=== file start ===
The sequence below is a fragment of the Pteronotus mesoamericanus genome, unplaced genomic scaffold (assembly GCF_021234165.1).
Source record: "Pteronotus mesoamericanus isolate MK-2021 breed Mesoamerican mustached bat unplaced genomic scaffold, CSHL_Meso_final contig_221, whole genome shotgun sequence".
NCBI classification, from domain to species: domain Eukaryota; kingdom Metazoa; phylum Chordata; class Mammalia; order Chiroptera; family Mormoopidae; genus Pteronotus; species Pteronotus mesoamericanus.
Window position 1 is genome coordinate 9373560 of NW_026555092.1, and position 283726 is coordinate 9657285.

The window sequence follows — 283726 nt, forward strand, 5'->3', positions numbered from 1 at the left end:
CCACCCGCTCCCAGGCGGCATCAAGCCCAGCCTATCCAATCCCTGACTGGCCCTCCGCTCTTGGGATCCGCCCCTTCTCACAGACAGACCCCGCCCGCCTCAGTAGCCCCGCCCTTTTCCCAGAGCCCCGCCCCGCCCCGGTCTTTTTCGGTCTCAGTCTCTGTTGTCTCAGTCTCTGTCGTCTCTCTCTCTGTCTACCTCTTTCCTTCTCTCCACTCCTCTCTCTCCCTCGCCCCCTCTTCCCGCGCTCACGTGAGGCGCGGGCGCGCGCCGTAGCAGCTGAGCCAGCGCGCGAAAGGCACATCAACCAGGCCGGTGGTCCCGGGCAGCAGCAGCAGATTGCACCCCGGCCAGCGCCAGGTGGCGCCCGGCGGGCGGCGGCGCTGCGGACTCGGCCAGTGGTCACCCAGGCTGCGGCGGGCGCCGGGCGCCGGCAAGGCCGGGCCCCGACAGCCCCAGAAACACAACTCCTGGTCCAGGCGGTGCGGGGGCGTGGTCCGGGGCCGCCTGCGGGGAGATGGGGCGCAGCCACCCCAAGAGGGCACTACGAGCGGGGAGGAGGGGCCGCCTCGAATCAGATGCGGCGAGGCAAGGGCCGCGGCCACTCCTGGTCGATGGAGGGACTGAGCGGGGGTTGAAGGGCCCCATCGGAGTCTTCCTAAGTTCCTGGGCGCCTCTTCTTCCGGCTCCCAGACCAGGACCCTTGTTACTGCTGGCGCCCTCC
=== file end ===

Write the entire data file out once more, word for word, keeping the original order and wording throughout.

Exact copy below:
The sequence below is a fragment of the Pteronotus mesoamericanus genome, unplaced genomic scaffold (assembly GCF_021234165.1).
Source record: "Pteronotus mesoamericanus isolate MK-2021 breed Mesoamerican mustached bat unplaced genomic scaffold, CSHL_Meso_final contig_221, whole genome shotgun sequence".
NCBI classification, from domain to species: domain Eukaryota; kingdom Metazoa; phylum Chordata; class Mammalia; order Chiroptera; family Mormoopidae; genus Pteronotus; species Pteronotus mesoamericanus.
Window position 1 is genome coordinate 9373560 of NW_026555092.1, and position 283726 is coordinate 9657285.

The window sequence follows — 283726 nt, forward strand, 5'->3', positions numbered from 1 at the left end:
CCACCCGCTCCCAGGCGGCATCAAGCCCAGCCTATCCAATCCCTGACTGGCCCTCCGCTCTTGGGATCCGCCCCTTCTCACAGACAGACCCCGCCCGCCTCAGTAGCCCCGCCCTTTTCCCAGAGCCCCGCCCCGCCCCGGTCTTTTTCGGTCTCAGTCTCTGTTGTCTCAGTCTCTGTCGTCTCTCTCTCTGTCTACCTCTTTCCTTCTCTCCACTCCTCTCTCTCCCTCGCCCCCTCTTCCCGCGCTCACGTGAGGCGCGGGCGCGCGCCGTAGCAGCTGAGCCAGCGCGCGAAAGGCACATCAACCAGGCCGGTGGTCCCGGGCAGCAGCAGCAGATTGCACCCCGGCCAGCGCCAGGTGGCGCCCGGCGGGCGGCGGCGCTGCGGACTCGGCCAGTGGTCACCCAGGCTGCGGCGGGCGCCGGGCGCCGGCAAGGCCGGGCCCCGACAGCCCCAGAAACACAACTCCTGGTCCAGGCGGTGCGGGGGCGTGGTCCGGGGCCGCCTGCGGGGAGATGGGGCGCAGCCACCCCAAGAGGGCACTACGAGCGGGGAGGAGGGGCCGCCTCGAATCAGATGCGGCGAGGCAAGGGCCGCGGCCACTCCTGGTCGATGGAGGGACTGAGCGGGGGTTGAAGGGCCCCATCGGAGTCTTCCTAAGTTCCTGGGCGCCTCTTCTTCCGGCTCCCAGACCAGGACCCTTGTTACTGCTGGCGCCCTCC